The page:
A memoir of sex, drugs, and rock ’n’ roll that’s long on wry humor and short on—well, sex, drugs, and rock ’n’ roll.
North Carolina–raised Folds describes himself, with a kind of literary crooked smile, as the sort of person who’s likely to be seen pacing around in his boxer shorts in his front yard, coffee cup in hand, working out the lyrics or melody to one of his songs. A master of the short story in song—see “Army” on the 1999 album The Unauthorized Biography of Reinhold Messner—Folds writes of growing up obsessed by music and bursting with creativity, which landed him in a psychologist’s office in a blue-collar South in which “ ‘artsy’ things would normally have been written off as being ‘for queers.’ ” A fierce advocate and ally was his mother, who, with his father, indulged him “as I terrorized the household with painfully long sessions of repeated phrases at the piano or snare drum.” Clearly gifted, he enrolled in an alternative high school with patient music teachers. Later in the book, the author encourages his fellow musicians to take up the cause of music teachers “unless you really believe you learned nothing from them,” in which case, he gamely ventures, they should take up the cause of reforming anti-marijuana laws. There are nice notes throughout the text, including an early pledge to himself not to perform anyone’s songs but his own and the excitement of releasing his first album, which, he writes, might not be a masterpiece but still found his band, Ben Folds Five, giving their all: "From then on we would only do exactly what felt right.” What felt right led him to a kind of cult-classic status, to say nothing of friendships with the likes of Neil Gaiman and William Shatner, the latter of whom provides some entertaining anecdotes. Ultimately, Folds delivers an amiable and low-key memoir without the tawdry pyrotechnics of most rock biographies.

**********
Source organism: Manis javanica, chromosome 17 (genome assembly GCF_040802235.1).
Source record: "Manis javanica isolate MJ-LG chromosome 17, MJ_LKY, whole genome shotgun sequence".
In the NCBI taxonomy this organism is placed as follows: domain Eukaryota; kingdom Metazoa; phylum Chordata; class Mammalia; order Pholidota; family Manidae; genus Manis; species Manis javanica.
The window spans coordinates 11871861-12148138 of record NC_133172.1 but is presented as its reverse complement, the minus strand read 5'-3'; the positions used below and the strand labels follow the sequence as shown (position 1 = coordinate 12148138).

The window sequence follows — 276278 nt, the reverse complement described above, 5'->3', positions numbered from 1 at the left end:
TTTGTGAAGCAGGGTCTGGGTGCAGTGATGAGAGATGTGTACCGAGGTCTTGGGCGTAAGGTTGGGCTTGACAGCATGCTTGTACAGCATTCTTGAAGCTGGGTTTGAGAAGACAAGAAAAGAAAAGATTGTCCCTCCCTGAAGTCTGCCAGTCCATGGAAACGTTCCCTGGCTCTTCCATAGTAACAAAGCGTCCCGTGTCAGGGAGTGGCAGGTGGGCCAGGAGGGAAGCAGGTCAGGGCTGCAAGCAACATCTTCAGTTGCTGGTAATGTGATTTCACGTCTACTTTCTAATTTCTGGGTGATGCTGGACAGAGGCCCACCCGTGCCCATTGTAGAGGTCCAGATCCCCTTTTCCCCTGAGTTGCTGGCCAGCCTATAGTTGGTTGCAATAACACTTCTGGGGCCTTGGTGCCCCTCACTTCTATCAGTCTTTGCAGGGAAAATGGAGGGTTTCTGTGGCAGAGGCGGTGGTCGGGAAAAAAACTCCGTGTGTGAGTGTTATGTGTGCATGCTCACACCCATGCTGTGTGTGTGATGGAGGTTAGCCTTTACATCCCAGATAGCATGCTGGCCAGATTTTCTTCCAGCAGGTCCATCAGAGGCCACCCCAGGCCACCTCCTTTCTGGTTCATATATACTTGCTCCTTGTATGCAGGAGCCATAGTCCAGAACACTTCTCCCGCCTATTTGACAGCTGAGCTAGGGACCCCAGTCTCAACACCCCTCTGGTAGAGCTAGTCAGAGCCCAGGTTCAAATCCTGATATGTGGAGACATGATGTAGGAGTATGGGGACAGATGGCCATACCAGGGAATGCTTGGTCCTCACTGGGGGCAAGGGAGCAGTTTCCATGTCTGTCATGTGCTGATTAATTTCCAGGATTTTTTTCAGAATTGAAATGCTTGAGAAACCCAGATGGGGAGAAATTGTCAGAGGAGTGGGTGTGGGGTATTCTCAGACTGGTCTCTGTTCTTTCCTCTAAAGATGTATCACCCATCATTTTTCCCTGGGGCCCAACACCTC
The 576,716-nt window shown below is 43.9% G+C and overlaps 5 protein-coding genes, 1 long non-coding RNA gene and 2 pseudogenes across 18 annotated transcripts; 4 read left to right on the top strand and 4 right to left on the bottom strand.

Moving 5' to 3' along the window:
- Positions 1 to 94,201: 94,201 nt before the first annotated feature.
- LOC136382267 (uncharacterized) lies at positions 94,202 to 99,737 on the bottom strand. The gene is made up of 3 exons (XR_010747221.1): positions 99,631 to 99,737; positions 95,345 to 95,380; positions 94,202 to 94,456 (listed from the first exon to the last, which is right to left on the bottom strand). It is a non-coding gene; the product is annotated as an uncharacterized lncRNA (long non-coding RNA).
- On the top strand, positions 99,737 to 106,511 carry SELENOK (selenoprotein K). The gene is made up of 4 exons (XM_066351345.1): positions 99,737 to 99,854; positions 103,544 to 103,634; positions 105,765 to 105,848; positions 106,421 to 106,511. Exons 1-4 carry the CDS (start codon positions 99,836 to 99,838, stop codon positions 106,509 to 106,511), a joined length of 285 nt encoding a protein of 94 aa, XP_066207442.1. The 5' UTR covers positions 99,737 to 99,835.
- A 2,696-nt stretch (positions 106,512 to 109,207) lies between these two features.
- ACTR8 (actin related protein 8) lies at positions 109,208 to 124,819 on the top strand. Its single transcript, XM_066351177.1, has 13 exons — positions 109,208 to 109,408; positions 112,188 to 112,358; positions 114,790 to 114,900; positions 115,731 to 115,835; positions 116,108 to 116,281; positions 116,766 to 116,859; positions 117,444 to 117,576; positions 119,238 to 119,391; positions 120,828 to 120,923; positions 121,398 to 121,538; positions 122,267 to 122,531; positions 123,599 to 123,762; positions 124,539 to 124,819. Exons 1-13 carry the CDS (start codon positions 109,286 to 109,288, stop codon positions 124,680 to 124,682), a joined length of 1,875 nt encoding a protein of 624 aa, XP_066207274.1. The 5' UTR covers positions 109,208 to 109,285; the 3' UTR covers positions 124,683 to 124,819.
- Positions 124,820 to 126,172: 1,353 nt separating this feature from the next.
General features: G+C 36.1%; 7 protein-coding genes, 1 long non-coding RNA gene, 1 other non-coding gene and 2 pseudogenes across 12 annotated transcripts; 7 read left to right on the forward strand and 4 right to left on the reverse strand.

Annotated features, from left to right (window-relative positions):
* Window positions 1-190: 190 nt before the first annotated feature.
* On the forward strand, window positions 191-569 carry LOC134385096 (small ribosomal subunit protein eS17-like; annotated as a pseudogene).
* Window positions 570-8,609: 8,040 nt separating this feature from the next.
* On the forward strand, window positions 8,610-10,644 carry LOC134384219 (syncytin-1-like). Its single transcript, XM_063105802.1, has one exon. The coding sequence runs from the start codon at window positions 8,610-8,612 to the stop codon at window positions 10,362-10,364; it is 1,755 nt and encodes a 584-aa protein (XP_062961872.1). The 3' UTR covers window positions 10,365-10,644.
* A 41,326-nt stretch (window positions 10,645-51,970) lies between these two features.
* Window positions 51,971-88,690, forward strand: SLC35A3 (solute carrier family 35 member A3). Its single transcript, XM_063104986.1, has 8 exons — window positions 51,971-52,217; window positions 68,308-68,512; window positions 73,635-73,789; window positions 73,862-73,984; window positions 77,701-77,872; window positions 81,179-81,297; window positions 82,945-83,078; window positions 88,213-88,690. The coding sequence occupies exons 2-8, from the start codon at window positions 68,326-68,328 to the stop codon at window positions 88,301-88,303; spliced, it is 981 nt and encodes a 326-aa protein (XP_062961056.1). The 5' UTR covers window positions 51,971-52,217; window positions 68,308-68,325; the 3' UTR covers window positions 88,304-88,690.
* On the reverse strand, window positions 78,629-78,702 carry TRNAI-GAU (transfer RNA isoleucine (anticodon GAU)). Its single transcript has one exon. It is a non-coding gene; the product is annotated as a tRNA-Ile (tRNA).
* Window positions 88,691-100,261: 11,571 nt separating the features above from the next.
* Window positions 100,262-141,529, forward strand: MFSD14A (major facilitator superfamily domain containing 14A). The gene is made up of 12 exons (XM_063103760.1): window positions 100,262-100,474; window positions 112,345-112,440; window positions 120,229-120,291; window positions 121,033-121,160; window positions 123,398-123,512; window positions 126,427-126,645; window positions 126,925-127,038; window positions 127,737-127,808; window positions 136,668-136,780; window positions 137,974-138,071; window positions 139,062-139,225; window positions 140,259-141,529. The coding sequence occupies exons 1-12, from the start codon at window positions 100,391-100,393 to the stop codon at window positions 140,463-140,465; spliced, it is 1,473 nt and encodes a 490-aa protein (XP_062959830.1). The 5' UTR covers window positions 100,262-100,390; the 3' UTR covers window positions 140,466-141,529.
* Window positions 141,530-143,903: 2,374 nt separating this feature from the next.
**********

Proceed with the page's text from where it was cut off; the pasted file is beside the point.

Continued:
A pleasure for fans and encouragement for novices to tune in.